I’d read William Martin long before I met him. And while I could have guessed from that first great read – Back Bay – that William lived somewhere nearby, it wasn’t until a holiday party at the New England Mobile Book Fair that I realized that the New York Times bestselling author was a true local, active in the city and the literary scene. He’s got his next big book – Bound for Gold – out July 3, just in time for the beach! It’s an honor, therefore, to host him today on Five Questions.
How does a book start for you?
I‘ve written eleven – soon to be twelve – novels, and for every novel there has been a different source, a different inspiration that causes me to begin. That’s the big picture. The smaller picture for me is finding some unique way to get the story started. A good line of dialogue… a strange point of view… a powerful event like the San Francisco earthquake, which opened my latest, BOUND FOR GOLD. If you can get readers to turn the first page, you got ’em.
Who in your latest book has surprised you most – and why?
BOUND FOR GOLD was born of a screenplay that I wrote some forty years ago about an upper-crust Yankee and a street-wise Boston Irishman who team up in the Gold Rush. So I wasn’t too surprised by what the characters did in the first two acts of the story. But I always knew that there would be a third act if I ever returned to the material. And things things that the characters do in that last act surprised me. That Irish guy, though he is not the narrator, tries hard to take the book over. People remember him. That’s what I want.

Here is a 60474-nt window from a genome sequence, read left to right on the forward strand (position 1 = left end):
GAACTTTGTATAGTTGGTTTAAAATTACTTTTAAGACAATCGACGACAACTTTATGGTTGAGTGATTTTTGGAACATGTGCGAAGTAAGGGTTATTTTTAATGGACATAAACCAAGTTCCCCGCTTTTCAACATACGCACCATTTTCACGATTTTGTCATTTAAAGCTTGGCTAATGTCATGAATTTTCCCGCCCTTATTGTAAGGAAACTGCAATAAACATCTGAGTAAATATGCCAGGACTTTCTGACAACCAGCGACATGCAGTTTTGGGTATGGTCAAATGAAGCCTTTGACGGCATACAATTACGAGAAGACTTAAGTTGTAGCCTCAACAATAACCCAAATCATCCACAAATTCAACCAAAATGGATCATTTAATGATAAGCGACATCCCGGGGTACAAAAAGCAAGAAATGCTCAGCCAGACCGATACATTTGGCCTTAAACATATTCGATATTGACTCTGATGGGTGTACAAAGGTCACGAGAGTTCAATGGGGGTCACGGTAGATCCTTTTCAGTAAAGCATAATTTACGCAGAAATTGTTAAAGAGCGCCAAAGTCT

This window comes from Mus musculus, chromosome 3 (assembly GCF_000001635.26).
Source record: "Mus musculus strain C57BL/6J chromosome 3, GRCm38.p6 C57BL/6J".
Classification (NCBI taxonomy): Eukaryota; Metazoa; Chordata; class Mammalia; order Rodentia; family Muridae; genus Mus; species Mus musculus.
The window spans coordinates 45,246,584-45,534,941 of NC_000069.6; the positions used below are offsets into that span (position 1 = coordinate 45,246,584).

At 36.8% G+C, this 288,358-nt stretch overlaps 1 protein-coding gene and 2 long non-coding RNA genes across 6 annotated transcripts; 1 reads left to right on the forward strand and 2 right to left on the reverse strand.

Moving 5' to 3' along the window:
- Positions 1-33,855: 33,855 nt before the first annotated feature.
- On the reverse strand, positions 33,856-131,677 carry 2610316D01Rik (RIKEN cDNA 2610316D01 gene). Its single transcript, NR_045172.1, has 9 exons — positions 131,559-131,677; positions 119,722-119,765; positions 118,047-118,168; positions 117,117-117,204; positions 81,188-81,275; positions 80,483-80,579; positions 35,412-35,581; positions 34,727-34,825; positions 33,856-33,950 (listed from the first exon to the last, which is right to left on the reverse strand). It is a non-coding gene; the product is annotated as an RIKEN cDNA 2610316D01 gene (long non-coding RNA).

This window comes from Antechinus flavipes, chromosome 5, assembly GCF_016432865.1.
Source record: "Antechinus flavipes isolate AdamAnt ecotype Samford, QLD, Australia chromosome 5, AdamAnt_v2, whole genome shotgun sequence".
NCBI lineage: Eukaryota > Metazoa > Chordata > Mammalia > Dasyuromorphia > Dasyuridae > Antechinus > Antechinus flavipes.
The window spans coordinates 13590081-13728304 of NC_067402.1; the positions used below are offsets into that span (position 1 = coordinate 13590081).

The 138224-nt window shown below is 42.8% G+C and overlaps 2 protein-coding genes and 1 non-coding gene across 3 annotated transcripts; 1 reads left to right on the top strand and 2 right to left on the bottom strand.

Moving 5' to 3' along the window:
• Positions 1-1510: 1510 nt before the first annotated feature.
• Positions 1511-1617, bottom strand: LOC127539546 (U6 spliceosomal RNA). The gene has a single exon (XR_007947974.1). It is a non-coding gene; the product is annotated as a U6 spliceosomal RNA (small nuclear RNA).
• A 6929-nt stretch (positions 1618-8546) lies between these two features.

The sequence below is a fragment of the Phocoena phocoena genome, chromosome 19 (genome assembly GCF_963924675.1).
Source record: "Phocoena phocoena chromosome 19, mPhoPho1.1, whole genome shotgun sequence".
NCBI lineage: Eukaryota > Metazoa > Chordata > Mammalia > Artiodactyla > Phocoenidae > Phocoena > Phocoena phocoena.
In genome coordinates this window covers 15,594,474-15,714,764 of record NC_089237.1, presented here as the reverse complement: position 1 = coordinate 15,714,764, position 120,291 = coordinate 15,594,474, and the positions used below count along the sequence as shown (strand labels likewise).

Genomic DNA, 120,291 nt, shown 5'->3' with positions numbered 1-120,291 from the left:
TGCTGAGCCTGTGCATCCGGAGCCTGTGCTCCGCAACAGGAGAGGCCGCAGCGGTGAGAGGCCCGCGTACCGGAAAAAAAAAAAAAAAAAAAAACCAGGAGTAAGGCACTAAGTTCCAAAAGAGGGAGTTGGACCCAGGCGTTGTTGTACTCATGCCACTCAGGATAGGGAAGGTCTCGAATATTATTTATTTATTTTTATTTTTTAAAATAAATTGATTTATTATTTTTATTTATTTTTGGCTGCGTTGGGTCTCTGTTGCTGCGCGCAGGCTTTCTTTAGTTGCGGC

When and/or where is your latest book set and is there a story behind that setting?
BOUND FOR GOLD takes place in 1849–50, during the California Gold Rush, and in present day San Francisco.
What are you working on now?
A WWII thriller. I should be done in a few months.
Which question didn’t I ask you that I should have?
What’s your motto? This is supposed to be fun. Not for you. For the reader.
William Martin is the New York Times bestselling author of eleven novels, a PBS documentary, book reviews, magazine articles, and a cult-classic horror movie, too. His first Peter Fallon novel, Back Bay, established him as “a master storyteller.” He has been following the lives of the great and anonymous in American history ever since, taking readers from the Mayflower in Cape Cod to Ford’s Theater in The Lincoln Letter to the South Tower on 9/11 in City of Dreams. His latest, Bound for Gold, sweeps readers back to California in the legendary year of 1849 and “solidifies his claim as king of the historical thriller” (Providence Journal). He was the 2005 recipient of the prestigious New England Book Award, given to an author “whose body of work stands as a significant contribution to the culture of the region.” In 2015, the USS Constitution Museum gave him the Samuel Eliot Morison Award, for “patriotic pride, artful scholarship, and an eclectic interest in the sea and things maritime.” And in 2018, the Mystery Writers of America (New England Chapter) gave him the Robert B. Parker Award. He serves on the boards of many of Boston’s historical and cultural organizations, lives near Boston with his wife, and has three grown children.